It is a well-established scientific fact the human body was simply not designed to sit for many hours at a time. Our ancestors walked an average of eleven miles per day while hunting, gathering, and recreating. Ironically, the very technology we use today to make our lives easier—so we can press buttons to perform our work, communicate, order food, or play games—is also killing us.What Are the Effects of Sitting Disease?
The advent of computing tools, cellphones, modern transportation, and an overabundance of enticing television programming is having significant detrimental effects on our society’s health as a whole, as now evidenced in the explosive rise of sitting disease. [...]
Sitting disease, in a nutshell, is a wind-down of the body’s metabolism that occurs when we sit for too long at one time. The most direct effect is a lowering of the body’s “resting rate,” called the basal metabolic rate (BMR). Think of it as your heart rate when you’re just sitting still. We burn a few calories just keeping the vital organs working, digesting our last meal, pumping blood through the veins, exercising the brain cells, etc.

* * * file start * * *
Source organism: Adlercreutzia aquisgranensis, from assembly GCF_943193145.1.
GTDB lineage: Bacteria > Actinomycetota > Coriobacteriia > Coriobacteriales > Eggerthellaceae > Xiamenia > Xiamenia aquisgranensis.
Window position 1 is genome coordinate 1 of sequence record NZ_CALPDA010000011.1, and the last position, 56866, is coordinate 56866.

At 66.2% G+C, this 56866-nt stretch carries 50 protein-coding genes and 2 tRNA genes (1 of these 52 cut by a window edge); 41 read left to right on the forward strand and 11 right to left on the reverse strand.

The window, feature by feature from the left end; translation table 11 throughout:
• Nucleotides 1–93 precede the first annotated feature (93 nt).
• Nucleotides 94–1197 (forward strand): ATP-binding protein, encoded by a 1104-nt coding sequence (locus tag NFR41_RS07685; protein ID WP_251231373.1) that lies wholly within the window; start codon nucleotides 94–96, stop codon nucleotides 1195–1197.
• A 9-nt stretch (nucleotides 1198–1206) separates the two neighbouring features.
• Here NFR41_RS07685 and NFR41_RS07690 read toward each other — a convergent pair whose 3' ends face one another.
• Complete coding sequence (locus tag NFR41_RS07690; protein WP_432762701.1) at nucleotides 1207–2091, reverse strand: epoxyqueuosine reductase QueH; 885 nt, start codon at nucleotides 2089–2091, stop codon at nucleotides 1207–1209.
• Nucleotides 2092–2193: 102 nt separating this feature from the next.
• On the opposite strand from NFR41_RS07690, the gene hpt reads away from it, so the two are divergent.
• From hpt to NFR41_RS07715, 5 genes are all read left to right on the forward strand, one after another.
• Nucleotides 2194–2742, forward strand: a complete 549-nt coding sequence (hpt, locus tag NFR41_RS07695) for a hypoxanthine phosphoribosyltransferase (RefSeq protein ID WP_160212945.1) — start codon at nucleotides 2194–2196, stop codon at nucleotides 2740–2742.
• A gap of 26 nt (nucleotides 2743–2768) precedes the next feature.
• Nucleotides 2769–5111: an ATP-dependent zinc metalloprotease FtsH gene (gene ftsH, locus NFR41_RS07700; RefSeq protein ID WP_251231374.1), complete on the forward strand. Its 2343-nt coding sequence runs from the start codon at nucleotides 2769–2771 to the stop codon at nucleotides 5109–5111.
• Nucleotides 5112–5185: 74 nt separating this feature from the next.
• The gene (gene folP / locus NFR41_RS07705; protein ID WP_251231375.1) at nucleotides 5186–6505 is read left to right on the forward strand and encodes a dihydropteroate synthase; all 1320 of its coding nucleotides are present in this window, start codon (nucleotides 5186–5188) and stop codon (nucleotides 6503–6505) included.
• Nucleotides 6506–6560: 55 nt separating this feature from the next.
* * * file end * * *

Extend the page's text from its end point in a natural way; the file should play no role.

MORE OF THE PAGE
Merely standing raises the body’s BMR significantly, as the heart has to work harder to keep the body erect. Walking at a slow pace of 1 to 2 mph raises the BMR further still, and with it, our background calorie burn. The Mayo [...]
Each year the Bureau of Labor Statistics publishes the roster of “The Most Dangerous Jobs in the United States.” It takes a few years to compile this data, so the most recent report, just released, discloses that in 2013 only 4,585 workers died on the job, representing 3.3 deaths per 100,000 workers, per year. The good news is that the trend is improving, as are most safety trends such as aviation and automobile accidents.
If you scan the report there’s some interesting data about who is at greatest risk. Perhaps not terribly surprising, the statistics are highly skewed towards male workers, over the age of 45, [...]